Listless economy can’t stop hunting sales
Published 5:39 am Tuesday, October 21, 2008
Some cutting back, but election year spurs others to buy
By TED STRONG
When Wall Street is in a funk, deer don’t act any differently and hunters don’t alter their behavior much either, local shop owners say.
The number of people buying and selling rifles in his shop hasn’t changed much, in spite of the economy, he said Monday. Firearms season for deer began Saturday in eastern North Carolina except for part of Dare County.
And the number of people headed afield this fall hasn’t slumped, said Sgt. Ed Alston of the North Carolina Wildlife Resources Commission. Based on archery season for deer, which began Sept. 13 in Beaufort County, as well as other hunting seasons, he said hunting numbers remain strong.
Joey Pinkham was in Warren’s Sport Headquarters on West Main Street Monday to buy his hunting license.
He gets out as much as he can, but it isn’t much, he said.
Warren’s actually has seen a slight increase in sales, said owner Tracy Warren.
“We’re up about 6 percent according to the computer right now, of course you have an election year right now,” he said.
Election years usually either help or hurt gun sales tremendously, he said. This year he’s hearing concerns from customers that Barack Obama might institute stricter gun controls or higher gun taxes if elected, he said.
At Dellinger’s, tighter gun control laws requiring national background checks have cut the number of people willing to pawn guns, Thomas said.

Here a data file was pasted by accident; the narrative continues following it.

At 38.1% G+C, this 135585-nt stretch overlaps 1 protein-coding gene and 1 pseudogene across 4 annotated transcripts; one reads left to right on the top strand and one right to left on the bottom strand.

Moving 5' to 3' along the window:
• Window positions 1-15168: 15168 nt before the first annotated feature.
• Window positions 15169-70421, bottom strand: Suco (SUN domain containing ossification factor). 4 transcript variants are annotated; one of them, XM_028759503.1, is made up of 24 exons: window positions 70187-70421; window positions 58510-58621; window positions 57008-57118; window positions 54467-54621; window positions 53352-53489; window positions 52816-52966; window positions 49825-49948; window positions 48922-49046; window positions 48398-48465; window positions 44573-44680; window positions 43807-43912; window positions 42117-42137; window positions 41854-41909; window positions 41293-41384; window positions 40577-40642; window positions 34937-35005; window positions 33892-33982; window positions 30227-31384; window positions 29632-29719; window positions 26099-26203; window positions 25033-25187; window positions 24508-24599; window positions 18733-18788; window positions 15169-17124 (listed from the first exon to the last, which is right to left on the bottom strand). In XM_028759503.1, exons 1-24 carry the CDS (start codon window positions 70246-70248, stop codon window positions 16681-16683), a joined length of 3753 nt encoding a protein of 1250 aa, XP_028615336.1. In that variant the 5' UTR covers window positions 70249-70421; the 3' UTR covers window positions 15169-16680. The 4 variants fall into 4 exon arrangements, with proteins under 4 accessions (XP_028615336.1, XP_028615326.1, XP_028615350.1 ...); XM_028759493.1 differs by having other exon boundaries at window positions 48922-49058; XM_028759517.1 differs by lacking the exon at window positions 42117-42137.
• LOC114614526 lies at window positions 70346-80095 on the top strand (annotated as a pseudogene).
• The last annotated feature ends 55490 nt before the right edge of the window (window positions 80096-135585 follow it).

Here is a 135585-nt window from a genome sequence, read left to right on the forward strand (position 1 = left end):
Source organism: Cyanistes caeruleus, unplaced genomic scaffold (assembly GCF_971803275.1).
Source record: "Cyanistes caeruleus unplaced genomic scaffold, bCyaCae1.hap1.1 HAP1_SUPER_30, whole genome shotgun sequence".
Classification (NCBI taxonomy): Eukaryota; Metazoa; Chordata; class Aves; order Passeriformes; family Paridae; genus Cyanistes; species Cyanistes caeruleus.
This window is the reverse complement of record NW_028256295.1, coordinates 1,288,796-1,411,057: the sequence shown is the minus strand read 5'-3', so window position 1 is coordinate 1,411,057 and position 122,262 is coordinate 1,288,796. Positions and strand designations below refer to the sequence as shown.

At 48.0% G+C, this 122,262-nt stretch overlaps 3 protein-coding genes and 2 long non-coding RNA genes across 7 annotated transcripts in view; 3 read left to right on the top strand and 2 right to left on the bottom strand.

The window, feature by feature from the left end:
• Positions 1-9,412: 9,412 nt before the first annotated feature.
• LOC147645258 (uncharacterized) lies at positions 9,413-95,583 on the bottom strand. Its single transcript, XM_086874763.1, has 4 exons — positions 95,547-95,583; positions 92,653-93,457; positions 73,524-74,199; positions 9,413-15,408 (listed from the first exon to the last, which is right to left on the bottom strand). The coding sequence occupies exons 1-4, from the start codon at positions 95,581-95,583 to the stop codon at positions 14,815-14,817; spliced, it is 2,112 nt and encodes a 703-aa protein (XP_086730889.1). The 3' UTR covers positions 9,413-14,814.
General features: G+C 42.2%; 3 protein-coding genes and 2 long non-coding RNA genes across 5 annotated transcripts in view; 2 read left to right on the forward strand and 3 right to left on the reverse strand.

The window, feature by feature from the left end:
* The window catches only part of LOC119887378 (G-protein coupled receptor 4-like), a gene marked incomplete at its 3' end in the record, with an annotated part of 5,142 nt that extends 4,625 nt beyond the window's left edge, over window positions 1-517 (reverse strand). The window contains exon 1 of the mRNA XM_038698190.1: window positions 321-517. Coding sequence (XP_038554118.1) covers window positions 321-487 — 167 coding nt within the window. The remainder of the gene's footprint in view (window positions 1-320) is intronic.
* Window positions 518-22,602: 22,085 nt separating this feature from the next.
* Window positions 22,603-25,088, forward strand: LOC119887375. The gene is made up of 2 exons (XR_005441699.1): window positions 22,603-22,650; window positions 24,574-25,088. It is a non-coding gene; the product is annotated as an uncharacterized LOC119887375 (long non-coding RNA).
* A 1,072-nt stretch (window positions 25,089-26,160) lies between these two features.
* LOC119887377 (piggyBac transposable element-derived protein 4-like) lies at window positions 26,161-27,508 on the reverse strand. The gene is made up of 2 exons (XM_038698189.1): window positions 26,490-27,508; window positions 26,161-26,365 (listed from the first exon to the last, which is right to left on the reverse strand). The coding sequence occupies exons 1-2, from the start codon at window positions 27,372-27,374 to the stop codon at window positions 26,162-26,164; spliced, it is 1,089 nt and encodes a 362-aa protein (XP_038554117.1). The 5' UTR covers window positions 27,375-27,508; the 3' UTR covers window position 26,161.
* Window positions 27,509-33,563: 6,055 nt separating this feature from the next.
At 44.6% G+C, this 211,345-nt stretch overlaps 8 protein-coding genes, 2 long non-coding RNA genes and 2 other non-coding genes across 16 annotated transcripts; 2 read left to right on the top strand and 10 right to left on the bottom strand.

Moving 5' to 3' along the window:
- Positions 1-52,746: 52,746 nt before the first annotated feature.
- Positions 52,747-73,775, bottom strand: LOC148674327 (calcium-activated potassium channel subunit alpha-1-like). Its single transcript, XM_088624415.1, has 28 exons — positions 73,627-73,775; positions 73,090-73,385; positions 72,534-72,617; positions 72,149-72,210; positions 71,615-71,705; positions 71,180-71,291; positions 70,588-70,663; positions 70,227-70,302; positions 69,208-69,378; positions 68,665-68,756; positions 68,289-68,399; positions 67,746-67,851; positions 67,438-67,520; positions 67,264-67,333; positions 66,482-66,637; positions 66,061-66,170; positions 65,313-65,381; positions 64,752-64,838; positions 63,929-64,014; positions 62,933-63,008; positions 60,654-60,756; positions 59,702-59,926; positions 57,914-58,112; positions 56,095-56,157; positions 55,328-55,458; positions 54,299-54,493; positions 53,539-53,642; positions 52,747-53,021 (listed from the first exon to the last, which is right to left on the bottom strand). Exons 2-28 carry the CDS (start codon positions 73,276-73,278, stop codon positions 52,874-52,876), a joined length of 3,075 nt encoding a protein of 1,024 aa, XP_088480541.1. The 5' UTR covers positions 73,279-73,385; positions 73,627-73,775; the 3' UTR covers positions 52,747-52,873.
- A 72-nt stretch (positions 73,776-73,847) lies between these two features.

Gun repairs at Warren’s are up as well, as more folks work to get slightly damaged firearms working again, rather than selling them and getting something new, Warren said.
The most commonly needed repair is general cleaning and maintenance, he said.
That matches what Steve Williams, owner of Awesome Outdoors on West Fifth Street in Washington, has experienced.
Williams’ business replaced the former Washington Marine and Sporting Center 10 weeks ago, so it doesn’t have the license it needs to sell firearms yet, he said. He hopes to have the license in a week, he said.
But other items have been selling well, including ammunition and rigs for flounder and trout, Williams said.
But Alston said the best hunting hasn’t come yet. High temperatures and a bright moon have been prompting deer to move at night, instead of during the day, when they can legally be hunted, he said.
That should change in coming weeks, he said, as temperatures drop and deer activity patterns change.
He said, “We’re getting ready to get the rut to start kicking in the next couple of weeks.”